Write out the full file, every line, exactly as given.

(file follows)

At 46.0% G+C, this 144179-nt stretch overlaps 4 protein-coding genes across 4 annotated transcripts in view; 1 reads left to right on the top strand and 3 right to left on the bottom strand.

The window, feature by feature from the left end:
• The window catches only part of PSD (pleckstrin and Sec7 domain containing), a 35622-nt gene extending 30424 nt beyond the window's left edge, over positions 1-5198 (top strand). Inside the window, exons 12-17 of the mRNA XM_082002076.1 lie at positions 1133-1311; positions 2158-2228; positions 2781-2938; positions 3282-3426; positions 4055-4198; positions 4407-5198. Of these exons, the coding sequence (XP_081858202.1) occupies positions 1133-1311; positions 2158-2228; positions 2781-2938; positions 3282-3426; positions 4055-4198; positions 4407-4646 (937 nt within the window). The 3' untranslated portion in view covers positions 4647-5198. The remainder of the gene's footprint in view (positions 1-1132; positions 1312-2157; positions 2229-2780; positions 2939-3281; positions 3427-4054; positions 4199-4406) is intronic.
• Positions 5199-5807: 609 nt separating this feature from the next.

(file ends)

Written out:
At 46.0% G+C, this 144179-nt stretch overlaps 4 protein-coding genes across 4 annotated transcripts in view; 1 reads left to right on the top strand and 3 right to left on the bottom strand.

The window, feature by feature from the left end:
• The window catches only part of PSD (pleckstrin and Sec7 domain containing), a 35622-nt gene extending 30424 nt beyond the window's left edge, over positions 1-5198 (top strand). Inside the window, exons 12-17 of the mRNA XM_082002076.1 lie at positions 1133-1311; positions 2158-2228; positions 2781-2938; positions 3282-3426; positions 4055-4198; positions 4407-5198. Of these exons, the coding sequence (XP_081858202.1) occupies positions 1133-1311; positions 2158-2228; positions 2781-2938; positions 3282-3426; positions 4055-4198; positions 4407-4646 (937 nt within the window). The 3' untranslated portion in view covers positions 4647-5198. The remainder of the gene's footprint in view (positions 1-1132; positions 1312-2157; positions 2229-2780; positions 2939-3281; positions 3427-4054; positions 4199-4406) is intronic.
• Positions 5199-5807: 609 nt separating this feature from the next.